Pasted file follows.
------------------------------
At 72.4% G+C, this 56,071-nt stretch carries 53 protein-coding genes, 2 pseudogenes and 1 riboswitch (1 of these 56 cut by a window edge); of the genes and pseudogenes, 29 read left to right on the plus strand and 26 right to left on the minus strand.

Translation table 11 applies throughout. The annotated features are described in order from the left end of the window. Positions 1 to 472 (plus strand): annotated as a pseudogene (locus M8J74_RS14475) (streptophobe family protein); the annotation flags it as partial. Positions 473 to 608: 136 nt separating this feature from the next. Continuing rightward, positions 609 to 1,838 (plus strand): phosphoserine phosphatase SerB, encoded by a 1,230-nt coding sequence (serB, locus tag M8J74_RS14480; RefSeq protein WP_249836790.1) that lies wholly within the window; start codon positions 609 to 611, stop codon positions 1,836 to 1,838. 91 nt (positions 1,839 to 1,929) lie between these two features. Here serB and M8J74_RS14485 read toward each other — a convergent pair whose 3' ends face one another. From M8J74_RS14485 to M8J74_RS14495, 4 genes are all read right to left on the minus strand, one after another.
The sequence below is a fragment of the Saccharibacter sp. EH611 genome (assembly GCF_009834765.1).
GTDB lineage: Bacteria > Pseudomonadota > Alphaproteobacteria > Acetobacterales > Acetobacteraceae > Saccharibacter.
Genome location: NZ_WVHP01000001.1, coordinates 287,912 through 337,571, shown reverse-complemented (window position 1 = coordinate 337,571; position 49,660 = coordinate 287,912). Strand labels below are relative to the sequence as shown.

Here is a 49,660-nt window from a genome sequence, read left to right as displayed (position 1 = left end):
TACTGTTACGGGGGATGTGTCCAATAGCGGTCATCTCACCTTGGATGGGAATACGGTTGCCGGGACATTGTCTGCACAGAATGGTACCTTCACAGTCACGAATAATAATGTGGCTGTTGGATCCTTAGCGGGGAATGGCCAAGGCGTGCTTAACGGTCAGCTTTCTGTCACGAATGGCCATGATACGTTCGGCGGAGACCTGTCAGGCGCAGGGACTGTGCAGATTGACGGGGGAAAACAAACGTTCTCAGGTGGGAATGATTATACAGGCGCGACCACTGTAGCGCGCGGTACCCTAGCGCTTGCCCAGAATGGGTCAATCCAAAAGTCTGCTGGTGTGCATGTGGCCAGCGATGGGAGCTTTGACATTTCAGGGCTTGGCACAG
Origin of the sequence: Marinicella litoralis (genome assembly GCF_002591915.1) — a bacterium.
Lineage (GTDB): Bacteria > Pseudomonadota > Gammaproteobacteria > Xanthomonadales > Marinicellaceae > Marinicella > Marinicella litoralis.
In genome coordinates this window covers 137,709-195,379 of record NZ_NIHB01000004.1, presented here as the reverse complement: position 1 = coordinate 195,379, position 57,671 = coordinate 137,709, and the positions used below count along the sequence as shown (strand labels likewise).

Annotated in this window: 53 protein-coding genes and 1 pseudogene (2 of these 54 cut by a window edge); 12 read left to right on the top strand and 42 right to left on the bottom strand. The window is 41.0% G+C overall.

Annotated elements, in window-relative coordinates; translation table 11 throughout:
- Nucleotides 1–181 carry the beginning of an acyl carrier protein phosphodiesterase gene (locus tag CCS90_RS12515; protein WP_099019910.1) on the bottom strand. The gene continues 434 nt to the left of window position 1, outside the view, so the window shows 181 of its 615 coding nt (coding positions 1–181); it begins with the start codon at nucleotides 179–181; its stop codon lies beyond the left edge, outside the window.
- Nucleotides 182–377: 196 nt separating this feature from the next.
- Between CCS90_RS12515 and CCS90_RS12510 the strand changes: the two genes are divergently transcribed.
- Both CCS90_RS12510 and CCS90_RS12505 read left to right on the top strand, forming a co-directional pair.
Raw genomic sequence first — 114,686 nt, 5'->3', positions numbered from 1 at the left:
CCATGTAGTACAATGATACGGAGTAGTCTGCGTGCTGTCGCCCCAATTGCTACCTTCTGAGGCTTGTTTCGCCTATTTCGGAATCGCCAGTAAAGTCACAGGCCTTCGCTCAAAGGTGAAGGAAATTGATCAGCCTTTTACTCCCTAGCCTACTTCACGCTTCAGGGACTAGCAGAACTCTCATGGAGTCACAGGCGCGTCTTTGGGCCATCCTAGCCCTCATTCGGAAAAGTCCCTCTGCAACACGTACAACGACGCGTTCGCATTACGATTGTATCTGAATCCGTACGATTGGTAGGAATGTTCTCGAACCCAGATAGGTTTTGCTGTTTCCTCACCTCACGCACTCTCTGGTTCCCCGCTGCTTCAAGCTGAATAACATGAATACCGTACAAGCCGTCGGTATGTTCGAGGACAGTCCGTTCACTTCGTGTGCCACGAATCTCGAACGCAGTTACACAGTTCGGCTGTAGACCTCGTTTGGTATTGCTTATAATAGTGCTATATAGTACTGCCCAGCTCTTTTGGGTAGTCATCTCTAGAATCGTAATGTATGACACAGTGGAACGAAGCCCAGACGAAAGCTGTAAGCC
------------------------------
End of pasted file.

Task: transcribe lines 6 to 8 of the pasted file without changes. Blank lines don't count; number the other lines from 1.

Here is a 49,660-nt window from a genome sequence, read left to right as displayed (position 1 = left end):
TACTGTTACGGGGGATGTGTCCAATAGCGGTCATCTCACCTTGGATGGGAATACGGTTGCCGGGACATTGTCTGCACAGAATGGTACCTTCACAGTCACGAATAATAATGTGGCTGTTGGATCCTTAGCGGGGAATGGCCAAGGCGTGCTTAACGGTCAGCTTTCTGTCACGAATGGCCATGATACGTTCGGCGGAGACCTGTCAGGCGCAGGGACTGTGCAGATTGACGGGGGAAAACAAACGTTCTCAGGTGGGAATGATTATACAGGCGCGACCACTGTAGCGCGCGGTACCCTAGCGCTTGCCCAGAATGGGTCAATCCAAAAGTCTGCTGGTGTGCATGTGGCCAGCGATGGGAGCTTTGACATTTCAGGGCTTGGCACAG
Origin of the sequence: Marinicella litoralis (genome assembly GCF_002591915.1) — a bacterium.